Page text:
Rhamani, Eftekhari, Fallahzadeh, Fararouei, and Massoumi (2018) reviewed the effects of vitamin D and omega-3 on bedwetting wetting. This was a randomized, placebo-controlled double-blinded trial of 162 children. They were divided into 4 groups. One group received 1,000 international units of Vitamin D a day, the second group received omega, -3 1000 mg per day, the third group received both Vitamin D and omega-3, and the fourth group received a placebo.
Vitamin D indirectly affects fluid retention by regulating calcium. It is thought that omega 3 fatty acids influence the signaling of the brain, prostaglandin E2, and nitric oxide synthesis.
After 8 weeks, it documents that there is a 44% cure rate in the Vitamin D group. 28% cure rate in the omega-3 group, 45% cure rate in Vitamin D and omega-3 group, and only a 3% cure rate in the placebo group. I could not find what the authors defined as “cured”. They spoke of fewer wet nights per week. The mean wet nights were 5-7 at baseline. There was no follow up after therapy was stopped.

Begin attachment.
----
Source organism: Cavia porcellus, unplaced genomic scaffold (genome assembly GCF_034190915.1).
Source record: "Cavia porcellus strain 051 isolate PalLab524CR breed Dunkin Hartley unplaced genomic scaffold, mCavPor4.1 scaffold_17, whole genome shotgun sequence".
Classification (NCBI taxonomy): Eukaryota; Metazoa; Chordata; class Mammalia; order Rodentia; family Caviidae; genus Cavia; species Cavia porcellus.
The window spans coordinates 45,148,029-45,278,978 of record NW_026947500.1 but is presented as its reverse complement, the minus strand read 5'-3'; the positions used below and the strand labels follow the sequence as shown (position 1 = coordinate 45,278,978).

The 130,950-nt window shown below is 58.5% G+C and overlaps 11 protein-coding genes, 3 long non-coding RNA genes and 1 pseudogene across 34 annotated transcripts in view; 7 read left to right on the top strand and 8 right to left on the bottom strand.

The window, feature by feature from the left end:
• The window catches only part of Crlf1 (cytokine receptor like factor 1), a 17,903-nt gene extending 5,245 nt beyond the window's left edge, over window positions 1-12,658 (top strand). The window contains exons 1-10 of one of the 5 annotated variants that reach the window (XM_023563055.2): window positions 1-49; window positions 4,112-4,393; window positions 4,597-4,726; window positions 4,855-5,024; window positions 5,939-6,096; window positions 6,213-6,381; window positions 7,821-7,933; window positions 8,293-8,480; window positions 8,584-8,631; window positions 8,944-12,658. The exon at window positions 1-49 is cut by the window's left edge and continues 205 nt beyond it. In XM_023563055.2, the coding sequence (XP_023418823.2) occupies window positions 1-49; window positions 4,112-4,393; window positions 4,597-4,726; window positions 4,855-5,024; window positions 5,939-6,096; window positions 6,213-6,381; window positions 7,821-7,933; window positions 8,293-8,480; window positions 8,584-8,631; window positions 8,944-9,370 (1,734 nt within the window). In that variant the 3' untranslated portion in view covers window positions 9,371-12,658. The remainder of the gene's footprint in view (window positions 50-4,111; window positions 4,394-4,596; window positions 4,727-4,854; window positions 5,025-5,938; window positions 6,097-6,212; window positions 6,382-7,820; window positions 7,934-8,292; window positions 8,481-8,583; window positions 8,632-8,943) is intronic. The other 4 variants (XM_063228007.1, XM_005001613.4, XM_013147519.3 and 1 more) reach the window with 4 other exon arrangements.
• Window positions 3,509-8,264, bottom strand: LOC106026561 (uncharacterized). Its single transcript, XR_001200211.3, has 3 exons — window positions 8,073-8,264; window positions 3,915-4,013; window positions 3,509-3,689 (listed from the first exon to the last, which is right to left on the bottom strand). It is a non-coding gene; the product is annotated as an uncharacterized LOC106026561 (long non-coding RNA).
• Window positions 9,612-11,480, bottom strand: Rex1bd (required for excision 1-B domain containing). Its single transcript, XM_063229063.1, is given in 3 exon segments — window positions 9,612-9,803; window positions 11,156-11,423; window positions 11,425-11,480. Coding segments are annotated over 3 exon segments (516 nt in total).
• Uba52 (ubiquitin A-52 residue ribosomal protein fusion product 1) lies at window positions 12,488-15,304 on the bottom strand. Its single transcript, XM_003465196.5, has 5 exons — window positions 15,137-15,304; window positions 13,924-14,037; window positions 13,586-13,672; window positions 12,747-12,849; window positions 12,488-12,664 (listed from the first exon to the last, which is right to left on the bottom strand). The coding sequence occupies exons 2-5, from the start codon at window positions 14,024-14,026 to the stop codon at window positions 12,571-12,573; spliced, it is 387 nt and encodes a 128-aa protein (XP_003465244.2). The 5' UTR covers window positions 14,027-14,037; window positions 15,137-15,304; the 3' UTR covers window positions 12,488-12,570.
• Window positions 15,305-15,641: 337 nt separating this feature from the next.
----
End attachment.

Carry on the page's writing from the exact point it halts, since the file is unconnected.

My opinion: Vitamin D supplementation is a reasonable approach for patients not ready to start behavioral therapy. This would also be beneficial for patients that live 37 degrees or more north or south of the equator. The American Academy of Pediatrics recommends that children and adolescents get 600 IU of Vitamin D a day. Ideally, you would find a pediatric multivitamin that included both vitamin D and omega-3. Keep in mind that the FDA does not regulate supplements. Consult your provider on the best kinds for your child.
Rahmani, E., Eftekhari, M., Fallahzadeh, M., Fararouei, M., & Massoumi, S. (2018). Effect of vitamin D and omega-3 on nocturnal enuresis of 7–15-year-old children. Journal of Pediatric Urology, 14(3). doi:10.1016/j.jpurol.2018.01.007